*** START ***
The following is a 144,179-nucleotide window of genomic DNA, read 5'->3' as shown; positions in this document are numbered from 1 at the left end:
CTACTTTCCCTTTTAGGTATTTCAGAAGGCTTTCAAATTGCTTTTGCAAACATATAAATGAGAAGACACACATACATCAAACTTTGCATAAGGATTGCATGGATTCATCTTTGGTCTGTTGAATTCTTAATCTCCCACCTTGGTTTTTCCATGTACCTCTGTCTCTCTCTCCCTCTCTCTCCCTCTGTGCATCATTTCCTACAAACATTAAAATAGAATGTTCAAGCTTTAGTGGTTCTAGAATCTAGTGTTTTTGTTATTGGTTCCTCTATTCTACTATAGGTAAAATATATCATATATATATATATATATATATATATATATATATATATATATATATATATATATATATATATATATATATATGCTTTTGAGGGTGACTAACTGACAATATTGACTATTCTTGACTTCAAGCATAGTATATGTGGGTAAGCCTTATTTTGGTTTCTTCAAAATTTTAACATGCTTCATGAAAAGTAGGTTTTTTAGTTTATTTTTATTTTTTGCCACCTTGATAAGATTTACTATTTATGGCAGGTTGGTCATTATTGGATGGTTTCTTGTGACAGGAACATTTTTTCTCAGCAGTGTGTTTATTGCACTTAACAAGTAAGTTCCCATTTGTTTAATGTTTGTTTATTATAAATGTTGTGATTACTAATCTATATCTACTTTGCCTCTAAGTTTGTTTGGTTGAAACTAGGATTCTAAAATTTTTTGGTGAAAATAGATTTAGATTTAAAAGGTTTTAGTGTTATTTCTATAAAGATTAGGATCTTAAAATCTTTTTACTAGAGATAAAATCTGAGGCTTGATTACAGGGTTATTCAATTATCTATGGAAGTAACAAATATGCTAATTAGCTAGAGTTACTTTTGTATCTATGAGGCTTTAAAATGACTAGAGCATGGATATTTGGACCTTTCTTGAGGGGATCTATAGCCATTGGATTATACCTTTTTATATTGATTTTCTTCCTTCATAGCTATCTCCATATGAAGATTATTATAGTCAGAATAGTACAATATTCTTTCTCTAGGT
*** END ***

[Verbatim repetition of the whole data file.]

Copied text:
The following is a 144,179-nucleotide window of genomic DNA, read 5'->3' as shown; positions in this document are numbered from 1 at the left end:
CTACTTTCCCTTTTAGGTATTTCAGAAGGCTTTCAAATTGCTTTTGCAAACATATAAATGAGAAGACACACATACATCAAACTTTGCATAAGGATTGCATGGATTCATCTTTGGTCTGTTGAATTCTTAATCTCCCACCTTGGTTTTTCCATGTACCTCTGTCTCTCTCTCCCTCTCTCTCCCTCTGTGCATCATTTCCTACAAACATTAAAATAGAATGTTCAAGCTTTAGTGGTTCTAGAATCTAGTGTTTTTGTTATTGGTTCCTCTATTCTACTATAGGTAAAATATATCATATATATATATATATATATATATATATATATATATATATATATATATATATATATATATATATATATATATGCTTTTGAGGGTGACTAACTGACAATATTGACTATTCTTGACTTCAAGCATAGTATATGTGGGTAAGCCTTATTTTGGTTTCTTCAAAATTTTAACATGCTTCATGAAAAGTAGGTTTTTTAGTTTATTTTTATTTTTTGCCACCTTGATAAGATTTACTATTTATGGCAGGTTGGTCATTATTGGATGGTTTCTTGTGACAGGAACATTTTTTCTCAGCAGTGTGTTTATTGCACTTAACAAGTAAGTTCCCATTTGTTTAATGTTTGTTTATTATAAATGTTGTGATTACTAATCTATATCTACTTTGCCTCTAAGTTTGTTTGGTTGAAACTAGGATTCTAAAATTTTTTGGTGAAAATAGATTTAGATTTAAAAGGTTTTAGTGTTATTTCTATAAAGATTAGGATCTTAAAATCTTTTTACTAGAGATAAAATCTGAGGCTTGATTACAGGGTTATTCAATTATCTATGGAAGTAACAAATATGCTAATTAGCTAGAGTTACTTTTGTATCTATGAGGCTTTAAAATGACTAGAGCATGGATATTTGGACCTTTCTTGAGGGGATCTATAGCCATTGGATTATACCTTTTTATATTGATTTTCTTCCTTCATAGCTATCTCCATATGAAGATTATTATAGTCAGAATAGTACAATATTCTTTCTCTAGGT